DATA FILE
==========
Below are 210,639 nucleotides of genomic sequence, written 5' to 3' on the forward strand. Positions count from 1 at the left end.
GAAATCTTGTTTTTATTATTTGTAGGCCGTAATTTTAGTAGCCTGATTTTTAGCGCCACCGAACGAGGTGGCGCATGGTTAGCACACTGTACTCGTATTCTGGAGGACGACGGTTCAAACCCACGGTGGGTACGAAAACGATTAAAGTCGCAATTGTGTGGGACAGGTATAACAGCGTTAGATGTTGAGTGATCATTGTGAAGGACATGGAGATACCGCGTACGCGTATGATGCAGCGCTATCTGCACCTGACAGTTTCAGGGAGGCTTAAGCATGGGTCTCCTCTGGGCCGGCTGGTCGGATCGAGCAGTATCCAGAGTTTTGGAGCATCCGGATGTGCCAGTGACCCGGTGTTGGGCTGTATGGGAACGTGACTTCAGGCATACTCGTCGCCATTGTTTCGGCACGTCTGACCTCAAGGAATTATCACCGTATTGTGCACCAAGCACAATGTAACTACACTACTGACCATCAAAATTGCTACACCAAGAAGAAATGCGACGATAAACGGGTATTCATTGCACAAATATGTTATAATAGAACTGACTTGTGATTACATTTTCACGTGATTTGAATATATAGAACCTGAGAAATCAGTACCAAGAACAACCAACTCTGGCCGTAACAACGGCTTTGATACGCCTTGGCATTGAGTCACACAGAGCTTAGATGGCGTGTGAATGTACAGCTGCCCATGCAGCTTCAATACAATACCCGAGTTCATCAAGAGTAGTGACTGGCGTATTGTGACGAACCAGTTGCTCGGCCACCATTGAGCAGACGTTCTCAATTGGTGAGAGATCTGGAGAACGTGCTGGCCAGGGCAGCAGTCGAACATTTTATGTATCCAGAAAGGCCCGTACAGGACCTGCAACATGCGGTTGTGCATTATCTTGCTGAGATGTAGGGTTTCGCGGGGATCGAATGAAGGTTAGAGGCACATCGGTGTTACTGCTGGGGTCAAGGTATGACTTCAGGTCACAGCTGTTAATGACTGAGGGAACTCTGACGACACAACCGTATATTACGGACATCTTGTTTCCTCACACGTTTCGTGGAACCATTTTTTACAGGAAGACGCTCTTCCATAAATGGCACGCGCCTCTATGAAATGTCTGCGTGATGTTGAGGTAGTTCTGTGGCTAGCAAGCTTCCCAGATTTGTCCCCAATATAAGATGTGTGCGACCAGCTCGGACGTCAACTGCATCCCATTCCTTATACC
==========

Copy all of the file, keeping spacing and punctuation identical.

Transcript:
Below are 210,639 nucleotides of genomic sequence, written 5' to 3' on the forward strand. Positions count from 1 at the left end.
GAAATCTTGTTTTTATTATTTGTAGGCCGTAATTTTAGTAGCCTGATTTTTAGCGCCACCGAACGAGGTGGCGCATGGTTAGCACACTGTACTCGTATTCTGGAGGACGACGGTTCAAACCCACGGTGGGTACGAAAACGATTAAAGTCGCAATTGTGTGGGACAGGTATAACAGCGTTAGATGTTGAGTGATCATTGTGAAGGACATGGAGATACCGCGTACGCGTATGATGCAGCGCTATCTGCACCTGACAGTTTCAGGGAGGCTTAAGCATGGGTCTCCTCTGGGCCGGCTGGTCGGATCGAGCAGTATCCAGAGTTTTGGAGCATCCGGATGTGCCAGTGACCCGGTGTTGGGCTGTATGGGAACGTGACTTCAGGCATACTCGTCGCCATTGTTTCGGCACGTCTGACCTCAAGGAATTATCACCGTATTGTGCACCAAGCACAATGTAACTACACTACTGACCATCAAAATTGCTACACCAAGAAGAAATGCGACGATAAACGGGTATTCATTGCACAAATATGTTATAATAGAACTGACTTGTGATTACATTTTCACGTGATTTGAATATATAGAACCTGAGAAATCAGTACCAAGAACAACCAACTCTGGCCGTAACAACGGCTTTGATACGCCTTGGCATTGAGTCACACAGAGCTTAGATGGCGTGTGAATGTACAGCTGCCCATGCAGCTTCAATACAATACCCGAGTTCATCAAGAGTAGTGACTGGCGTATTGTGACGAACCAGTTGCTCGGCCACCATTGAGCAGACGTTCTCAATTGGTGAGAGATCTGGAGAACGTGCTGGCCAGGGCAGCAGTCGAACATTTTATGTATCCAGAAAGGCCCGTACAGGACCTGCAACATGCGGTTGTGCATTATCTTGCTGAGATGTAGGGTTTCGCGGGGATCGAATGAAGGTTAGAGGCACATCGGTGTTACTGCTGGGGTCAAGGTATGACTTCAGGTCACAGCTGTTAATGACTGAGGGAACTCTGACGACACAACCGTATATTACGGACATCTTGTTTCCTCACACGTTTCGTGGAACCATTTTTTACAGGAAGACGCTCTTCCATAAATGGCACGCGCCTCTATGAAATGTCTGCGTGATGTTGAGGTAGTTCTGTGGCTAGCAAGCTTCCCAGATTTGTCCCCAATATAAGATGTGTGCGACCAGCTCGGACGTCAACTGCATCCCATTCCTTATACC